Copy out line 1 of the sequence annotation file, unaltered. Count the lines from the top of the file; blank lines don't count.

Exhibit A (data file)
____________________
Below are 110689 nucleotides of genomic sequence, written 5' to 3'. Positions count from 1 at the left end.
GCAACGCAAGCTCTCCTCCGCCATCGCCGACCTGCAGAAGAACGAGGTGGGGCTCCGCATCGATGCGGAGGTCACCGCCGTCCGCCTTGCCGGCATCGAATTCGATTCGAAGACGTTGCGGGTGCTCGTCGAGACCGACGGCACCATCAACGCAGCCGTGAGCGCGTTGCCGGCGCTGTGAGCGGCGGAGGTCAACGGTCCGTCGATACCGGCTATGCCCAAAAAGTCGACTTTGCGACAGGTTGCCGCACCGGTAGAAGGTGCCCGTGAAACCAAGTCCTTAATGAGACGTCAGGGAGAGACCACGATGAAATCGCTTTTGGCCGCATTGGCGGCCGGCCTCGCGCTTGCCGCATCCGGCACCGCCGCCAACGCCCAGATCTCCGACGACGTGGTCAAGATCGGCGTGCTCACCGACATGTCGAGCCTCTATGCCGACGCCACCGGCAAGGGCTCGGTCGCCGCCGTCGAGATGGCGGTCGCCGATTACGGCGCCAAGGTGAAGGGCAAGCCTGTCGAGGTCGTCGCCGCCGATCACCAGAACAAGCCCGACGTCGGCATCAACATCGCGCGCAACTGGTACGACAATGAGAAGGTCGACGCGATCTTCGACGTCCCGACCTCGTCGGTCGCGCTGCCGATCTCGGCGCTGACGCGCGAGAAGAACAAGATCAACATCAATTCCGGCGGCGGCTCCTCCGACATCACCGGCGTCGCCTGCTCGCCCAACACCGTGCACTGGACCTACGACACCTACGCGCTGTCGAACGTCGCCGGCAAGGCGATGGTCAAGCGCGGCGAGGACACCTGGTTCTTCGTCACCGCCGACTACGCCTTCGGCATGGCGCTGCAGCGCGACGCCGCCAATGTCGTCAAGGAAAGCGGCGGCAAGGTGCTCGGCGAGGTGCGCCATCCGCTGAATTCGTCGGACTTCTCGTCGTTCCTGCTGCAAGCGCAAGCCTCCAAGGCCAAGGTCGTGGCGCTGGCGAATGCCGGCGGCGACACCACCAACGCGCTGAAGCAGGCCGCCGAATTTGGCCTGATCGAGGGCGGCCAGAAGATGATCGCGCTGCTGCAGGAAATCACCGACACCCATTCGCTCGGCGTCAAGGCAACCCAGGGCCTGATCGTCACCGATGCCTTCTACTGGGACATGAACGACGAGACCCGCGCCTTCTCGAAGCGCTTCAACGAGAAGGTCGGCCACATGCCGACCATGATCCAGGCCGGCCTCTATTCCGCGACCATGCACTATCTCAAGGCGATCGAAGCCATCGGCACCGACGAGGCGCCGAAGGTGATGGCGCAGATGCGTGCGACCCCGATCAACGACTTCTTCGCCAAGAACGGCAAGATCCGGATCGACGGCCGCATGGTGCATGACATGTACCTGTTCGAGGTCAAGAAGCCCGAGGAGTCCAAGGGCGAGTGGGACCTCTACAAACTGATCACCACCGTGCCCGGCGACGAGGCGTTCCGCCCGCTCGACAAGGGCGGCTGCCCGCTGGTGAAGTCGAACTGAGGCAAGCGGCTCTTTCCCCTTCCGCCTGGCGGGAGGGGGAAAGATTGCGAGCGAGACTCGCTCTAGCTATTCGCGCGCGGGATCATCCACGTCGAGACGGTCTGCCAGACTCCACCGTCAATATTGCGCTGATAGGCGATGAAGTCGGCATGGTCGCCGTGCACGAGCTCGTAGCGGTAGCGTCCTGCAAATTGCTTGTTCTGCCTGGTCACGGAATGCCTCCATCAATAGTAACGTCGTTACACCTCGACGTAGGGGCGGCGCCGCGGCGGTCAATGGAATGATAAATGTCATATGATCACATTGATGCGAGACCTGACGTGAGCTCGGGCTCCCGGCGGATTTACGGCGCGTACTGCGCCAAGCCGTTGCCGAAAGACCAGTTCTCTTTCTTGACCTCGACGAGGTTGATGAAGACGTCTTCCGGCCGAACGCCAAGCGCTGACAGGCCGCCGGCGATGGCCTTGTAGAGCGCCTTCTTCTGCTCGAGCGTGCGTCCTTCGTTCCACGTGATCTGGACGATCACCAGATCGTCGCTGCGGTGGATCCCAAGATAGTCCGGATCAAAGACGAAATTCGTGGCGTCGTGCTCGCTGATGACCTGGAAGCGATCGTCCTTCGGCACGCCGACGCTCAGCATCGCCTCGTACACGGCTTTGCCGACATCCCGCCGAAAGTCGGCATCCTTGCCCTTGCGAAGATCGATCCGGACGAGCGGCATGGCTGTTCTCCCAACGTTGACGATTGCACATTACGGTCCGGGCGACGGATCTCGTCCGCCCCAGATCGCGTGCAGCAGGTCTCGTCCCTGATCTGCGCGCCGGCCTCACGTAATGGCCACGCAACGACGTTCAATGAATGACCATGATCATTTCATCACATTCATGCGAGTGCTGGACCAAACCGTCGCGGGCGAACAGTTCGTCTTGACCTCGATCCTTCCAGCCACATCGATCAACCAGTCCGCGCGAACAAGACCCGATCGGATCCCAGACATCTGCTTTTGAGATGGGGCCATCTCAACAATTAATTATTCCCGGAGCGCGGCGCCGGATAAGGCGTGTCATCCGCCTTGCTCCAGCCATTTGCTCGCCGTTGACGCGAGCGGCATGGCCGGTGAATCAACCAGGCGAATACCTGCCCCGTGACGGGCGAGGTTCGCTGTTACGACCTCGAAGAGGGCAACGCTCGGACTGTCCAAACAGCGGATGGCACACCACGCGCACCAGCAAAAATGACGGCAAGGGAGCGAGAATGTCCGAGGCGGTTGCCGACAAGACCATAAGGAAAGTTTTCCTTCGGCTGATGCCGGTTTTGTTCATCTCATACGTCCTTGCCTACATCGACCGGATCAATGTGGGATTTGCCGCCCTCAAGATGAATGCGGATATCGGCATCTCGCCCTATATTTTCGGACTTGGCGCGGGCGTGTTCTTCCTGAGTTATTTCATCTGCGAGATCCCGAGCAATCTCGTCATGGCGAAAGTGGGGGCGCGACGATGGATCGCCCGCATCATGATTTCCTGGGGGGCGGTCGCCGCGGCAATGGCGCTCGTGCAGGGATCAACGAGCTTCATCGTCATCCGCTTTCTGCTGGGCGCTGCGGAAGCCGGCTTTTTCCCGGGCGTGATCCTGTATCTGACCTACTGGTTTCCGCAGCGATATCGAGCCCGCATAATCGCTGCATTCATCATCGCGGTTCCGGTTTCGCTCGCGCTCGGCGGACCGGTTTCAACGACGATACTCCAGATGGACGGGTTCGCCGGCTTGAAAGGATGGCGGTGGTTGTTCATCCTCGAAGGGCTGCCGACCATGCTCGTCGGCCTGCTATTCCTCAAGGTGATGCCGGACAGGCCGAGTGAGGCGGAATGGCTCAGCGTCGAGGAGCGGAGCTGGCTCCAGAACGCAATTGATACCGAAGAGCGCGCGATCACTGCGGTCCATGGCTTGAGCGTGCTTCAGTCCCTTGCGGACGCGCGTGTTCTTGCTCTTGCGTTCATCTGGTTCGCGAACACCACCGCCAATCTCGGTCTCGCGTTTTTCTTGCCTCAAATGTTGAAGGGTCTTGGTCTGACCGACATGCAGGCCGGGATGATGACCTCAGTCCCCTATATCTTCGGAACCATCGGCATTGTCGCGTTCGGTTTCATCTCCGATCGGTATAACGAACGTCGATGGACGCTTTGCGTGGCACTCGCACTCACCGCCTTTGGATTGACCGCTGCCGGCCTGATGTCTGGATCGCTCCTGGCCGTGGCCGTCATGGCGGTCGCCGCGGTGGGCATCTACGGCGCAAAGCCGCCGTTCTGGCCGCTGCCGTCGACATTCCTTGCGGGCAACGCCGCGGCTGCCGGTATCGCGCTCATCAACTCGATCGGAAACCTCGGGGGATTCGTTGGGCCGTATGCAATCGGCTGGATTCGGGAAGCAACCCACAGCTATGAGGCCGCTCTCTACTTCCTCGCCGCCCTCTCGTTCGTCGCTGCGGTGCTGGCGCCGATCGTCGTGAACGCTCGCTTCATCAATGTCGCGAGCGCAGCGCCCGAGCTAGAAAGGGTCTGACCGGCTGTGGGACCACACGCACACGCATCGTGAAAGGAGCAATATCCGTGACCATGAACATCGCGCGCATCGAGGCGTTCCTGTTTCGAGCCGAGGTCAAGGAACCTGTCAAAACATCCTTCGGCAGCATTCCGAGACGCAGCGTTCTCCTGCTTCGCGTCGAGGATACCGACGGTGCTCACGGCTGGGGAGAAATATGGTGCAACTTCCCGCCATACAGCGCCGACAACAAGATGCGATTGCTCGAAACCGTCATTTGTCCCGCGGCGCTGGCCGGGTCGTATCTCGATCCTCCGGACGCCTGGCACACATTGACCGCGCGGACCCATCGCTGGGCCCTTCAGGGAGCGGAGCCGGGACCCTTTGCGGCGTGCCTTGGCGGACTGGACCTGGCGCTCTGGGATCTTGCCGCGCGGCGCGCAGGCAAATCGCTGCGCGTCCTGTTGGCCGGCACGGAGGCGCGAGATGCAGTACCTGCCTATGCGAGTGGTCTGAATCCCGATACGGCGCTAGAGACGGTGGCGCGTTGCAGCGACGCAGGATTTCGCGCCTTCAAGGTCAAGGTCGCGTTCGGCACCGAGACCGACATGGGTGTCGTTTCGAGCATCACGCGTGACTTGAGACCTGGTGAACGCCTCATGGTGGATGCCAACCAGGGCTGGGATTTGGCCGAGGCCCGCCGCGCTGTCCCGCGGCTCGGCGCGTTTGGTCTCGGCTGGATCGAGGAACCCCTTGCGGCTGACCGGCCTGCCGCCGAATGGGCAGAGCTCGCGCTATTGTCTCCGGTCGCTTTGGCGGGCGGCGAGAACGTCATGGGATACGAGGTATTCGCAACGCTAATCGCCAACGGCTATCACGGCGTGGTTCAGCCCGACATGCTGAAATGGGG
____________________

Below are 110689 nucleotides of genomic sequence, written 5' to 3'. Positions count from 1 at the left end.